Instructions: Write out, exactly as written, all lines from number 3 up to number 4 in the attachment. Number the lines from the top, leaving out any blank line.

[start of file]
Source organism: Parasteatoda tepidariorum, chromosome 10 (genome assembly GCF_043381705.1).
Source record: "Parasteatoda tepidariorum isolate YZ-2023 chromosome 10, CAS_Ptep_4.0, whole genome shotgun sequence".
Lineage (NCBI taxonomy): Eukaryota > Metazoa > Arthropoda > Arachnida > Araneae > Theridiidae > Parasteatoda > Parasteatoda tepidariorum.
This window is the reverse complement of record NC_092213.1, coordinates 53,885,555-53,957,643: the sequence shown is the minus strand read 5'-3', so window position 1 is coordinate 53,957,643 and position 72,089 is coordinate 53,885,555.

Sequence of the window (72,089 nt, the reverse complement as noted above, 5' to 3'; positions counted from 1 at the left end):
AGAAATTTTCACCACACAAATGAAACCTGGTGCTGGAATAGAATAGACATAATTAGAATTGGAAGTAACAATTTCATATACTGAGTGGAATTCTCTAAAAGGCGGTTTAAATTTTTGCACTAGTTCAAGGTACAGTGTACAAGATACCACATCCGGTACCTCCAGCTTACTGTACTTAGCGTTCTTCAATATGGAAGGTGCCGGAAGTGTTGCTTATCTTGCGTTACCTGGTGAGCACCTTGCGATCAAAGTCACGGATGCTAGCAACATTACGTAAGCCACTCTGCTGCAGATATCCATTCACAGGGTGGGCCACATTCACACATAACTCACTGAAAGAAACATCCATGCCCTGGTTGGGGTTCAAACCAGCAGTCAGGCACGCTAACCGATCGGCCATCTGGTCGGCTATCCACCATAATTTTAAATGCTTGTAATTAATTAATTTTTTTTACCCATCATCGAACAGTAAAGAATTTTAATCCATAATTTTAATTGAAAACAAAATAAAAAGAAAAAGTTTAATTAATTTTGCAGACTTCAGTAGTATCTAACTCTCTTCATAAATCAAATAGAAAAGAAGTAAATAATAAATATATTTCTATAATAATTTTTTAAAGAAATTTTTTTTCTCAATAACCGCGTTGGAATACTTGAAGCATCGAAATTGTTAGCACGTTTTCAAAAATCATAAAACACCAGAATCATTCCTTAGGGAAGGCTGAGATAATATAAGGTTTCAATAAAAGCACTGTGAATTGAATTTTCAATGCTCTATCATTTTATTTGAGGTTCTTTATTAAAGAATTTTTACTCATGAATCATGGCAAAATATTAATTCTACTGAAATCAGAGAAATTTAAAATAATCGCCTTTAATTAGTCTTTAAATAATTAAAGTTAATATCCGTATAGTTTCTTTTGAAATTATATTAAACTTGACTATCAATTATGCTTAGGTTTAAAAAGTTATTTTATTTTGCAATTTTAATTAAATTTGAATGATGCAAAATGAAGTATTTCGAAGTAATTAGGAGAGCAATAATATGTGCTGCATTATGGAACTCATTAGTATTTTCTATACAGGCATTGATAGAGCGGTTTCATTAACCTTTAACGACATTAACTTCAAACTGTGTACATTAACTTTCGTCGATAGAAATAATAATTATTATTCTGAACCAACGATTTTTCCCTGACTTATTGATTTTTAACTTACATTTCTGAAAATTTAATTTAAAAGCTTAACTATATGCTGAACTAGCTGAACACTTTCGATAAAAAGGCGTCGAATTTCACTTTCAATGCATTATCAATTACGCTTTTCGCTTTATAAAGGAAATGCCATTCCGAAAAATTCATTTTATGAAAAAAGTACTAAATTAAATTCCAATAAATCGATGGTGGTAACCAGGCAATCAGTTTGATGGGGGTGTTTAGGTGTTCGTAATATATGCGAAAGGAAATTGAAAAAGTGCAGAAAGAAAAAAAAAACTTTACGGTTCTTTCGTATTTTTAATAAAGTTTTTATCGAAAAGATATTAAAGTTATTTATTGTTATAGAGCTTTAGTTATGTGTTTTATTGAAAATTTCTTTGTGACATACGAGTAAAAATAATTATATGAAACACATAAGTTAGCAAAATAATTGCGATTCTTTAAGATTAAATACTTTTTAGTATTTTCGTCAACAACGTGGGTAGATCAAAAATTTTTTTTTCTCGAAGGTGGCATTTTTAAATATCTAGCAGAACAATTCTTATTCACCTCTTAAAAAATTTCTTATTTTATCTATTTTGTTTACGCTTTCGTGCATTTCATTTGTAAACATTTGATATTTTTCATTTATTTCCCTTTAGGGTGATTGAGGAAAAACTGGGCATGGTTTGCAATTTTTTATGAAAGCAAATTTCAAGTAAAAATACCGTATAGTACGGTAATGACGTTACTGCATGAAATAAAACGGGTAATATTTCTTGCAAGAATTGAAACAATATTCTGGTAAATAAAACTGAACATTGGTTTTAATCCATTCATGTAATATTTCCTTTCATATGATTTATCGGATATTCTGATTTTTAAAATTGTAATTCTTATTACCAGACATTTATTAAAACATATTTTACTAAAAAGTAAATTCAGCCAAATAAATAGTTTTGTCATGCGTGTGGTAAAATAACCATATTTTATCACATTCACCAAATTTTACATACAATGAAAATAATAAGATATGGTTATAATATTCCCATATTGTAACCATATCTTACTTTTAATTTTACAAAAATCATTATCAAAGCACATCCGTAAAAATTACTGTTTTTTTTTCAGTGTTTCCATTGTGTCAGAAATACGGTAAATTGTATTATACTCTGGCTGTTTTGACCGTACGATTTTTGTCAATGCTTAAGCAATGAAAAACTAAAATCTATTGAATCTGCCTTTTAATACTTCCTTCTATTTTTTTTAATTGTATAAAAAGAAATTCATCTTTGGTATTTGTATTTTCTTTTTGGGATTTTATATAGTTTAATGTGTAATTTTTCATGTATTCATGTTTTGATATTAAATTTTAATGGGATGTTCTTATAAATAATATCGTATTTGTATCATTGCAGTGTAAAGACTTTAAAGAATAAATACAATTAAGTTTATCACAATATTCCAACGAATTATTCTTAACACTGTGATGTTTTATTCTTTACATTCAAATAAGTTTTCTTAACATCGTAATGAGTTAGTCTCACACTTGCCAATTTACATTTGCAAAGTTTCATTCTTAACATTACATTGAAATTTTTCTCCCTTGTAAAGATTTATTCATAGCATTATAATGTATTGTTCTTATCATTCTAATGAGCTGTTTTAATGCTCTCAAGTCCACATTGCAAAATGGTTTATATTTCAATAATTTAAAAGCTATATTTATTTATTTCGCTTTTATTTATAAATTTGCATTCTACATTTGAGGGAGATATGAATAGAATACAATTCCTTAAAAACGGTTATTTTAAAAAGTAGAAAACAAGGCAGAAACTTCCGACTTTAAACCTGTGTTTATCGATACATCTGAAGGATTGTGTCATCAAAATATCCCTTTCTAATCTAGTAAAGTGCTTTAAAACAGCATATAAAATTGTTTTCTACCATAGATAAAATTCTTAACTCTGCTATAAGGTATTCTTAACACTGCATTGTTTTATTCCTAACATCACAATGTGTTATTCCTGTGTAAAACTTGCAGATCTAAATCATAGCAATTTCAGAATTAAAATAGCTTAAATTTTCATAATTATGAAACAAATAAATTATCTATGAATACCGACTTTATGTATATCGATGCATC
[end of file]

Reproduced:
Lineage (NCBI taxonomy): Eukaryota > Metazoa > Arthropoda > Arachnida > Araneae > Theridiidae > Parasteatoda > Parasteatoda tepidariorum.
This window is the reverse complement of record NC_092213.1, coordinates 53,885,555-53,957,643: the sequence shown is the minus strand read 5'-3', so window position 1 is coordinate 53,957,643 and position 72,089 is coordinate 53,885,555.